Steimatzky, Israel’s biggest bookstore chain, got a lease on life on Wednesday as its owner, Markstone Capital Group, agreed to inject capital into the business while Bank Hapoalim increased its credit line.
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All told, Steimatzky will get 12 million shekels ($3.45 million) in fresh funds – 8 million shekels from Markstone and 4 million from Hapoalim – enough for the book retailer to continue operations for at least another three months, sources told TheMarker.
The money will enable the chain to benefit from the peak selling seasons around the Passover holiday next week anfd during Hebrew Book Week in June. The cash will be used to pay suppliers, mainly book publishers who say they were not paid as scheduled at the start of the month.
Steimatzky confirmed the cash infusion, without providing details. “The Markstone Fund put money into the Steimatzky chain and as a result Steimatzky can pay its suppliers as required,” it said in a statement.
The bookstore chain, whose 134 branches are a familiar site in downtowns and shopping malls across Israel, has run into cash flow problems in recent months as it struggles to repay the debt it incurred when Markstone, a private equity fund, bought it in 2005.
“The money will give Steimatzky some breathing space, but only for the short run,” said one industry executive who asked not to be identified. “They will need to find a buyer quickly. Even increased sales around Passover won’t help them, but maybe they can hold on until Book Week. That’s traditionally a strong month for the industry.”
Steimatzy’s collapse would reverberate throughout Israel’s book industry and could put many publishers out of business. Between the chain and its next-biggest rival, Tzomet Sfarim, they control 70% to 80% of all retail book sales.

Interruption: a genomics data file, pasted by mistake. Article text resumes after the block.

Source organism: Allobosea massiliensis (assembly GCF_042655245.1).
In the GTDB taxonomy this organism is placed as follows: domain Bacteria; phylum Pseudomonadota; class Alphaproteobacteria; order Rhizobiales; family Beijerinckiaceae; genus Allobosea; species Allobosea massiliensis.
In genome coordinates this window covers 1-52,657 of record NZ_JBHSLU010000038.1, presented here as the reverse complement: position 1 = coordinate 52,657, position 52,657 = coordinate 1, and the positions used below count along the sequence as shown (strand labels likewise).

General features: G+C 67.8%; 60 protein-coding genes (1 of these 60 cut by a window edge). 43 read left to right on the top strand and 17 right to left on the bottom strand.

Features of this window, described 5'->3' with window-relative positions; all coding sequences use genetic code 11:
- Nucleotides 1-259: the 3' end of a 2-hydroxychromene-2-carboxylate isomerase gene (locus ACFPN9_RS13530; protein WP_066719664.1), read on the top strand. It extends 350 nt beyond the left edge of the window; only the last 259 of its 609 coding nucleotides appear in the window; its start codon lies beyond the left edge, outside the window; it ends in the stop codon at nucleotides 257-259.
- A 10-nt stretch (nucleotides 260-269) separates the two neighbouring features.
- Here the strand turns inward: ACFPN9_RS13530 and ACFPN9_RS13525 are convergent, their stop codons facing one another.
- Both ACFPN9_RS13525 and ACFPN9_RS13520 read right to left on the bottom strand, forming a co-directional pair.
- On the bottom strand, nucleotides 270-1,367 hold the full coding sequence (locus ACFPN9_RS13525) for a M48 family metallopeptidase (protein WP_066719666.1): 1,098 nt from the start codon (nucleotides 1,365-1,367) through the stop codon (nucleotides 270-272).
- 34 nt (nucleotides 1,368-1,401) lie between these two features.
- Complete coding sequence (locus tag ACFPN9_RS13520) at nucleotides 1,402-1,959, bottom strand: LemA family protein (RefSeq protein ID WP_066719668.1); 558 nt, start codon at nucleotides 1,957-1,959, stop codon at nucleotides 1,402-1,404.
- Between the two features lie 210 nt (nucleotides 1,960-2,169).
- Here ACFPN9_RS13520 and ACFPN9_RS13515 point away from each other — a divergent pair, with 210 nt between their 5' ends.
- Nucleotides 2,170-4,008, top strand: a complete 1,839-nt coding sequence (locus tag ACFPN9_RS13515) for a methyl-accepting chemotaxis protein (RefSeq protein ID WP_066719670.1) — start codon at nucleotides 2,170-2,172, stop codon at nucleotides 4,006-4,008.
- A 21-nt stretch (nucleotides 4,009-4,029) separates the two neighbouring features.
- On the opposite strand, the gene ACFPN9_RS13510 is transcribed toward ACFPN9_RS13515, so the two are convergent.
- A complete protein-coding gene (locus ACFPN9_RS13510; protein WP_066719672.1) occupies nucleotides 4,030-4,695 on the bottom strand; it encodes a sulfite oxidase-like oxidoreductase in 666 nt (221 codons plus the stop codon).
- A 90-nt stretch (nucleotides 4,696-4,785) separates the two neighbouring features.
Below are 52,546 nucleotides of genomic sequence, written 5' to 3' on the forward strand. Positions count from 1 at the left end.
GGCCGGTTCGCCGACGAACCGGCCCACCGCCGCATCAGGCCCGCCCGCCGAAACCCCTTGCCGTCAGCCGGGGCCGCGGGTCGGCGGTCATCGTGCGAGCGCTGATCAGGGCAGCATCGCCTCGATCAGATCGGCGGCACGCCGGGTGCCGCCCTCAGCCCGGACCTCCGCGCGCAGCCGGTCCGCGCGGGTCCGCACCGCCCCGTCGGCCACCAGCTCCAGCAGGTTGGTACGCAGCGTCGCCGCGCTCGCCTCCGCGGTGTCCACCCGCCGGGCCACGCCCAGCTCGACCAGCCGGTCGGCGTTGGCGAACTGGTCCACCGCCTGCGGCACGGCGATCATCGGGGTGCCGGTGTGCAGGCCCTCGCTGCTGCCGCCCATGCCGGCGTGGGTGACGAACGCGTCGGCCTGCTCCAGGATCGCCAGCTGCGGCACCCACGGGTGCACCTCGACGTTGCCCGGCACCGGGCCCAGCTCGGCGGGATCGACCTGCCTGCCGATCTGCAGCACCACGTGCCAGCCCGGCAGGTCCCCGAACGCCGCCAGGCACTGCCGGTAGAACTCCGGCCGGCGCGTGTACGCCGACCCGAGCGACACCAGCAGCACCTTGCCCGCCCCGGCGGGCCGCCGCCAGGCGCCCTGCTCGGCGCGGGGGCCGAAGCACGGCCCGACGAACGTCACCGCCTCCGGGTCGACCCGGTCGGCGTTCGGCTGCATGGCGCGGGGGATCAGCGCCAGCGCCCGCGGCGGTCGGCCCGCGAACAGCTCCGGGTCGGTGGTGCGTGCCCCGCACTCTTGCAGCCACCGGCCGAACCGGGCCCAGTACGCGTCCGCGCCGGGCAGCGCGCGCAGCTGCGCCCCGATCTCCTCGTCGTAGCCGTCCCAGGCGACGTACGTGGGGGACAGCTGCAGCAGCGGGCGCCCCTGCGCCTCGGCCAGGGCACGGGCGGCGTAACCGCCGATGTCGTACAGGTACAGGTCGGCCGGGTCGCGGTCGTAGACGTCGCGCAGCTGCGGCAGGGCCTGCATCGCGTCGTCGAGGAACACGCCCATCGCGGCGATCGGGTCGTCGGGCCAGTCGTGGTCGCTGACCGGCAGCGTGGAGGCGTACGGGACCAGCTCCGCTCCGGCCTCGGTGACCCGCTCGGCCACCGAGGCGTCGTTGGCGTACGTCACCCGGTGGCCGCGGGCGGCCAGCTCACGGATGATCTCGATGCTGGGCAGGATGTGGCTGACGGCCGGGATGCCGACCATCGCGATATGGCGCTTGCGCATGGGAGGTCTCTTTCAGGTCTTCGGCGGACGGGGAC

Founded in 1925, Steimatzky employs about 1,000 people and has an annual turnover estimated at about 380 million shekels, compared with 300 million shekels for Tzomet Tsfarim.
Markstone, which suffered another blow last week when Amir Kess, one of its founding partners, was killed in a traffic accident, is in intensive talks to try and divest the chain as soon as the next several days. Ron Lubash has taken Kess’ place as the partner responsible for Steimatzky.
The fund must sell all its assets by the end of 2015 when it is due to close up and repay its backers.
Among those talking with the fund is Tzahi Noiman of the Alon Group. Another is the ClearMark Capital fund together with Eitan Zinger, a former CEO of the Dionon Publishing House. A third is headed by Ronen Levi, who controls Office Depot Israel.
Steimatzky is likely to fetch no more than a few tens of millions of shekels, considerably less than the $55 million Markstone paid for it nine years ago.
When the private equity fund bought Steimatzky it was a near monopoly in book retailing, but over the years Tzomet Sfarim emerged as a serious rival with a strategy of deep discounting. Steimatzky posted operating losses in 2008 and 2009 before it also adopted a discounting policy.
“Steimatzky understood at a certain stage that it had to enter the world of discounting, because if it didn’t go there it would lose business,” said one industry source. “In a month that it had an unattractive sales program, revenues would drop. But the book war also hurt profitability.”
Tzomet Sfarim could offer lower prices because it paid lower rent at its stores and had a smaller headquarters staff.